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USA Real Estate Blog

Alarm bells for CRE lenders after Bank OZK’s bad quarter

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Bank OZK in Little Rock, Ark., did more than stub its toe when it reported lower profit tied to two big chargeoffs.

The $22 billion-asset company may have lost the confidence of investors for the foreseeable future, even though management used an earnings call to passionately defend its heavy reliance on commercial real estate lending, where the chargeoffs took place.

At least that was the view of several analysts who cover Bank OZK, which has faced criticism in the past for its CRE exposure. Shareholders also responded negatively to the news; the company’s shares fell by roughly 27% on Friday.

“With defenses penetrated, no matter how small a breach, confidence in the OZK mystique [has] evaporated,” Michael Rose, an analyst at Raymond James wrote in a note to clients.

The lesson for other banks is clear: Expect investor angst if a risky business such as CRE shows any sign of credit cracks at this stage of the economic cycle. The fact that one of the chargeoffs is tied to a Sears-anchored shopping center in South Carolina could serve as a warning for other banks that have similar loans outstanding.

The other loan is tied to a residential development in North Carolina. In all, Bank OZK charged off nearly $46 million in the third quarter to partially write down the loans. The chargeoffs contributed to a 23% decline in Bank OZK’s third-quarter earnings from a year earlier, to $74.2 million.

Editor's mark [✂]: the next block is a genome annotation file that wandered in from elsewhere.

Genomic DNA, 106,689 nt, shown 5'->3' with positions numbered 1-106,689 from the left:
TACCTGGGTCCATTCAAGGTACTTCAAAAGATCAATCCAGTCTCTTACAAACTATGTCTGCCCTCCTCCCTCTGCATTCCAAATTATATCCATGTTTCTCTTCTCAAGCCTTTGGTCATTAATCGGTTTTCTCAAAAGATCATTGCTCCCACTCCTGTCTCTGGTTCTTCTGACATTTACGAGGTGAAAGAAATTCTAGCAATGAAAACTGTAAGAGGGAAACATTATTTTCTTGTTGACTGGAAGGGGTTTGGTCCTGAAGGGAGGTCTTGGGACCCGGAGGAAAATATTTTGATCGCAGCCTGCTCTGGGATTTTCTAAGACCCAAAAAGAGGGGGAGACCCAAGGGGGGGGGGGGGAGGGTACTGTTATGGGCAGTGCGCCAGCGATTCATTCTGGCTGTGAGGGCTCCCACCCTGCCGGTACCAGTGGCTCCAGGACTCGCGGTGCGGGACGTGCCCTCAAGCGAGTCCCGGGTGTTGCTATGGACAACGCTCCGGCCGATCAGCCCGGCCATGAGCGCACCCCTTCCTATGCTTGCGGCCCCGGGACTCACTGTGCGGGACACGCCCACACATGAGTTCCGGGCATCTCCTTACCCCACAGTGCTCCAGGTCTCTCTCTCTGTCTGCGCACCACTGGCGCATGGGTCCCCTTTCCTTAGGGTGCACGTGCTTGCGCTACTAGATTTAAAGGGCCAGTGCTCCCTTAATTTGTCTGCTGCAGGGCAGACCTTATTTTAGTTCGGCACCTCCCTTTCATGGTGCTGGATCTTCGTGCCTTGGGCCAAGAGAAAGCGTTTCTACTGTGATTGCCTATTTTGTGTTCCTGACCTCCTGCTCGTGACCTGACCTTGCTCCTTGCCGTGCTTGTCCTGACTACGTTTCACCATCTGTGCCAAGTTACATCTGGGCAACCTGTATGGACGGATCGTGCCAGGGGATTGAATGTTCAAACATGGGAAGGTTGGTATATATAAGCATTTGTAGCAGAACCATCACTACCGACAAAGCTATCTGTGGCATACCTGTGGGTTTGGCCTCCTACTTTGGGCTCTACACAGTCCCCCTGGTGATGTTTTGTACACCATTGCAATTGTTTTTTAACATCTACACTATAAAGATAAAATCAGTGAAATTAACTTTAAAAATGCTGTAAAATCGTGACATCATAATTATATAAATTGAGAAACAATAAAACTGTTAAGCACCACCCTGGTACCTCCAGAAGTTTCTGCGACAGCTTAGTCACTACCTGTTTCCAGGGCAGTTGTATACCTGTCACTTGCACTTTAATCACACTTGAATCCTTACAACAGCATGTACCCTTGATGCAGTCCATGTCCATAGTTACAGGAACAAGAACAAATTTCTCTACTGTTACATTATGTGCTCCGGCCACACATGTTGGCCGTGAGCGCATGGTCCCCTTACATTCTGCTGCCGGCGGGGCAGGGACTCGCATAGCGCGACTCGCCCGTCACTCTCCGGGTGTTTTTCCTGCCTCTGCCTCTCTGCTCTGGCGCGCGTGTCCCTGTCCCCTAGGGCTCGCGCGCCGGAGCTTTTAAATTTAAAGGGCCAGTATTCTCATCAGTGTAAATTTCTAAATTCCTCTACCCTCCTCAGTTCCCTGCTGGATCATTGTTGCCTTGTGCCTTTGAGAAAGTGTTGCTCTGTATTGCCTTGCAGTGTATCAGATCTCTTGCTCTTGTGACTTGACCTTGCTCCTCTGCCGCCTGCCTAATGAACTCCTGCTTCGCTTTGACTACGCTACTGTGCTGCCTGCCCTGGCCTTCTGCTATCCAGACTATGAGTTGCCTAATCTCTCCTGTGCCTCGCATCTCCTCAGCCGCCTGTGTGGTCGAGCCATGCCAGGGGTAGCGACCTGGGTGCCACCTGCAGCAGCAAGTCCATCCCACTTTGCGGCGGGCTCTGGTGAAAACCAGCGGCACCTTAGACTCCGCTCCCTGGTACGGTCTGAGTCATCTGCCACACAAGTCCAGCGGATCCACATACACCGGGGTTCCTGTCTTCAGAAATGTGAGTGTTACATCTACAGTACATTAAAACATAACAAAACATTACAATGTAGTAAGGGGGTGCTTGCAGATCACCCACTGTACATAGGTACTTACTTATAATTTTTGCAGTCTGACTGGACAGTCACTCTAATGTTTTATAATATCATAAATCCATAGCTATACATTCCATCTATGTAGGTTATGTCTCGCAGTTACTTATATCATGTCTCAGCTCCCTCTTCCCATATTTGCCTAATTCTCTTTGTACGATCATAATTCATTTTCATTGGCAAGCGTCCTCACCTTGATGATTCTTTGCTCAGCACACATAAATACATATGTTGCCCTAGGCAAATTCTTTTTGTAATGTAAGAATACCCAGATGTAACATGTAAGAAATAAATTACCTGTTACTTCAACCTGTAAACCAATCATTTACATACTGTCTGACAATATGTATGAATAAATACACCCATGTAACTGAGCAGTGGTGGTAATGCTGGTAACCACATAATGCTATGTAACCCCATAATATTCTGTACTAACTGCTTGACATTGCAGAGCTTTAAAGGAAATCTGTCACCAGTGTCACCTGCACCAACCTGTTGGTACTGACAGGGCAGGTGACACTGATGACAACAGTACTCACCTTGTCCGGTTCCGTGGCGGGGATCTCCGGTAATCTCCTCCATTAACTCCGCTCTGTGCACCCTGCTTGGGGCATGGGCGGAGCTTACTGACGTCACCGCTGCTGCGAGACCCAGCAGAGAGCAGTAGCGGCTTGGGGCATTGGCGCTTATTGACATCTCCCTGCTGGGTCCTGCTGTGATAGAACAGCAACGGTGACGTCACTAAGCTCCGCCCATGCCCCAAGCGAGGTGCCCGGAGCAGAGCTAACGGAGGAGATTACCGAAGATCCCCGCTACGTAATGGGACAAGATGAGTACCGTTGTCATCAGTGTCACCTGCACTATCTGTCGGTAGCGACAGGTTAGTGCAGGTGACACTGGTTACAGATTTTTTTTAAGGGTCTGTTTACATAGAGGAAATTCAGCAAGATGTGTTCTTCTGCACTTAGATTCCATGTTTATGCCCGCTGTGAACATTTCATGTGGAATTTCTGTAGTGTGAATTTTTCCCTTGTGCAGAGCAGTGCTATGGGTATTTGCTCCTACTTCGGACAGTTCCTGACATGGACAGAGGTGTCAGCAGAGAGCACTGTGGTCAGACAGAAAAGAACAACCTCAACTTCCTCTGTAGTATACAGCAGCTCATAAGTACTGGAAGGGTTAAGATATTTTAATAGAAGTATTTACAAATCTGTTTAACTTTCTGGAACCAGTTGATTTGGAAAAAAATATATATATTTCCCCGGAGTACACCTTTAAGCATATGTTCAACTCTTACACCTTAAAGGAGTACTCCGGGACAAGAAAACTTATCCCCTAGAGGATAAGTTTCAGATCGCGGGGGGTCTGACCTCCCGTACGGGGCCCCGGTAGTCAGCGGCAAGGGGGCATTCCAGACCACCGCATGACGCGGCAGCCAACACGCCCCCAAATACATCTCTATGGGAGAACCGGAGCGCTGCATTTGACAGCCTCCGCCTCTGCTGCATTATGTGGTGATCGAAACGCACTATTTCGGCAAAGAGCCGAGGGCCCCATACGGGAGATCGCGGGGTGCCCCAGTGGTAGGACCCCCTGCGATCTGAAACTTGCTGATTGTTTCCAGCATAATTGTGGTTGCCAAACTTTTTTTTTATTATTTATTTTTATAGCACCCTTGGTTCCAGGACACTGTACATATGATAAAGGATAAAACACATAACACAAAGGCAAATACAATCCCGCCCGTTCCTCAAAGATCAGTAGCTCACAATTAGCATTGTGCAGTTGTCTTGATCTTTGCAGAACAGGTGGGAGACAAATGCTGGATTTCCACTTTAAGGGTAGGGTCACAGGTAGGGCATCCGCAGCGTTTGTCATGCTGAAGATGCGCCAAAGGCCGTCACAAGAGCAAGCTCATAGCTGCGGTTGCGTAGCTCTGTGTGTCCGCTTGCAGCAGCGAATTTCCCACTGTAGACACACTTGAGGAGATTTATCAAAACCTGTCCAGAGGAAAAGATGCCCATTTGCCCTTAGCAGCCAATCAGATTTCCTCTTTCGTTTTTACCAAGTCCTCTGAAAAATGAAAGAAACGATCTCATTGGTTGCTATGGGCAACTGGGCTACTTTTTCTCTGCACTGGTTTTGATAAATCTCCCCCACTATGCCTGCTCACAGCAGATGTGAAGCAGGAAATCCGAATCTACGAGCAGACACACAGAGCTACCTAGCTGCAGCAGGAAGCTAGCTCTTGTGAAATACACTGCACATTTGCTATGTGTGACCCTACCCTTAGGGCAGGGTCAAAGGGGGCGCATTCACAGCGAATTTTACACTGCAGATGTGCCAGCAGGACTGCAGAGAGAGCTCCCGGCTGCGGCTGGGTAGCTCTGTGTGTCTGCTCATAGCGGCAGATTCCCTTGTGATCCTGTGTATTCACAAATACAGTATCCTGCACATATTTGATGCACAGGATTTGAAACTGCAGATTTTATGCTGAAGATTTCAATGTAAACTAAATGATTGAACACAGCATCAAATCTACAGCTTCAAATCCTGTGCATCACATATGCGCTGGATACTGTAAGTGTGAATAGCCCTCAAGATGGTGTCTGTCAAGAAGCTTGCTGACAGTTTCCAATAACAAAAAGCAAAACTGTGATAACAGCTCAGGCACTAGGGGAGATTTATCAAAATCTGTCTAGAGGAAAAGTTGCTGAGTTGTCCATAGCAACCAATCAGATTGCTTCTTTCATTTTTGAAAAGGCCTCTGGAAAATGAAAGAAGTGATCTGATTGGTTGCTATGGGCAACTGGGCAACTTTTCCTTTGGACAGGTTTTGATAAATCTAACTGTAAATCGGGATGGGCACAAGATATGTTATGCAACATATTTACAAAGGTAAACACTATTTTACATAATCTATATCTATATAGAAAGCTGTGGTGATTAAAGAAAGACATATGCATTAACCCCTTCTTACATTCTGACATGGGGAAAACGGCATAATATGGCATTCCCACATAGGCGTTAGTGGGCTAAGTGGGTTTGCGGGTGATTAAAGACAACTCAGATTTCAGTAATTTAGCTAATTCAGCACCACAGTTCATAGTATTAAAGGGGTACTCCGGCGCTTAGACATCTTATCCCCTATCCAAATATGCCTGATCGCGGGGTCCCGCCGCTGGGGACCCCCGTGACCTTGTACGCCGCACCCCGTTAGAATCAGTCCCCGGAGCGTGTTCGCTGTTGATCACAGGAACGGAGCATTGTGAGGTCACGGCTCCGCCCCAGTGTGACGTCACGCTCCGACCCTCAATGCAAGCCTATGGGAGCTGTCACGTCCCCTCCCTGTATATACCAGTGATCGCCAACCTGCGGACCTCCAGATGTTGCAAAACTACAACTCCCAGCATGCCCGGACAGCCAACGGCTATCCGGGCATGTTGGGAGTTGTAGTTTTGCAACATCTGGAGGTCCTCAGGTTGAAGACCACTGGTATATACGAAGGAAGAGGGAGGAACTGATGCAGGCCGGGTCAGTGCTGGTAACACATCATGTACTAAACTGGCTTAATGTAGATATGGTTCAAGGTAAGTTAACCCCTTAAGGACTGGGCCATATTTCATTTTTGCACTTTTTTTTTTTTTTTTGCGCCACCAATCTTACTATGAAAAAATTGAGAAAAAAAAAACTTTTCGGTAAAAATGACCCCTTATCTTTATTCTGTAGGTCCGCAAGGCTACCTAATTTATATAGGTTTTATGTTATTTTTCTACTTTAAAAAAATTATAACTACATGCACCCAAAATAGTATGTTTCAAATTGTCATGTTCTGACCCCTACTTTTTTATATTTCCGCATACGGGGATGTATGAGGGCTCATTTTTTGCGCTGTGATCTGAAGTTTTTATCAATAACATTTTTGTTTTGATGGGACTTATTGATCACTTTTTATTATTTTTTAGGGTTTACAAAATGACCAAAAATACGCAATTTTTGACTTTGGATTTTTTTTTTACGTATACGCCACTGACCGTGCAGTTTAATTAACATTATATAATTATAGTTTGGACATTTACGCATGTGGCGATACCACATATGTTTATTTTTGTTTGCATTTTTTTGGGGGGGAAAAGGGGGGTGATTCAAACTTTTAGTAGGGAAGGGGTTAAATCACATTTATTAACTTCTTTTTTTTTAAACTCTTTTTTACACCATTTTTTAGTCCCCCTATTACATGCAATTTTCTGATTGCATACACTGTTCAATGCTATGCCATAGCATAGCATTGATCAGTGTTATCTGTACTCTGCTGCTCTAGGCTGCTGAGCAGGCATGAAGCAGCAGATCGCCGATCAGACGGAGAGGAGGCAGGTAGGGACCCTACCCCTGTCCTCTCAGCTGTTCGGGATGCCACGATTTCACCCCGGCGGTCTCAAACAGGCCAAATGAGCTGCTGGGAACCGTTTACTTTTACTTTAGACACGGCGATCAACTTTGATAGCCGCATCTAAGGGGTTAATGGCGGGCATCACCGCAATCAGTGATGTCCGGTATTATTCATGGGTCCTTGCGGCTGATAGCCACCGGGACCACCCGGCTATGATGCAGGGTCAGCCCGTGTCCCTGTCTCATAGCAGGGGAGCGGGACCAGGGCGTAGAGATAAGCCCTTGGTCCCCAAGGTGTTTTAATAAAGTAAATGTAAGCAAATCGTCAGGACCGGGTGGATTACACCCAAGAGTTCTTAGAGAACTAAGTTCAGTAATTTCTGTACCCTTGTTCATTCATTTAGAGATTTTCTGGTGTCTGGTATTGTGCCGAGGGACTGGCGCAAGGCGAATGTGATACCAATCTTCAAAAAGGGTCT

“It is very easy to make the case that these are one-offs … and the rest of the portfolio looks nothing like this,” Catherine Mealor an analyst at Keefe, Bruyette & Woods, wrote in a note to her clients.

“That said, at this point in the cycle, we don’t believe it matters,” Mealor added. “The market is going to shoot first and ask questions later, in our view.”

Bank OZK provided unprecedented details about its CRE lending in an effort to settle nervous investors, noting that the loans were made before the financial crisis and were categorized as substandard last year.

The company, as it has on prior conference calls, emphasized that its CRE loans have relatively low loan-to-value ratios. While its annualized net chargeoff ratio still remains low, at 0.49%, it is up significantly from 0.06% a year earlier.

While regulators have been raising concerns about CRE concentrations for years, Bank OZK has insisted that its expertise has earned it some leeway to maintain levels that far exceed those that receive added attention from examiners. At Sept. 30, loans in its national real estate specialities group portfolio totaled $8.6 billion — equal to roughly half of total loans and 240% of shareholders equity.

Gleason, for his part, assured analysts that no other shoes are about to drop.

“Properties are regularly and frequently appraised, so we feel confident in the quality of the portfolio,” he said during the call.

Concerns about Bank OZK’s commercial real estate portfolio first surfaced in 2016 when Carson Block, founder of Muddy Waters Research, sparked a brief selloff in the company’s shares by questioning the strategy. Bank OZK has since been a periodic target of short sellers that have been waiting for a bad quarter.

It could take some time before investors show renewed confidence in Bank OZK, particularly at a time when many believe credit issues can only worsen from where they stand today.

“Unfortunately, with the credit blip seen in 3Q along with a significantly depressed outlook on near-term loan growth, we think that the shares may wallow until the next credit cycle proves out this business model one way or another,” Stephen Scouten, an analyst at Sandler O’Neill, wrote in a note to clients.

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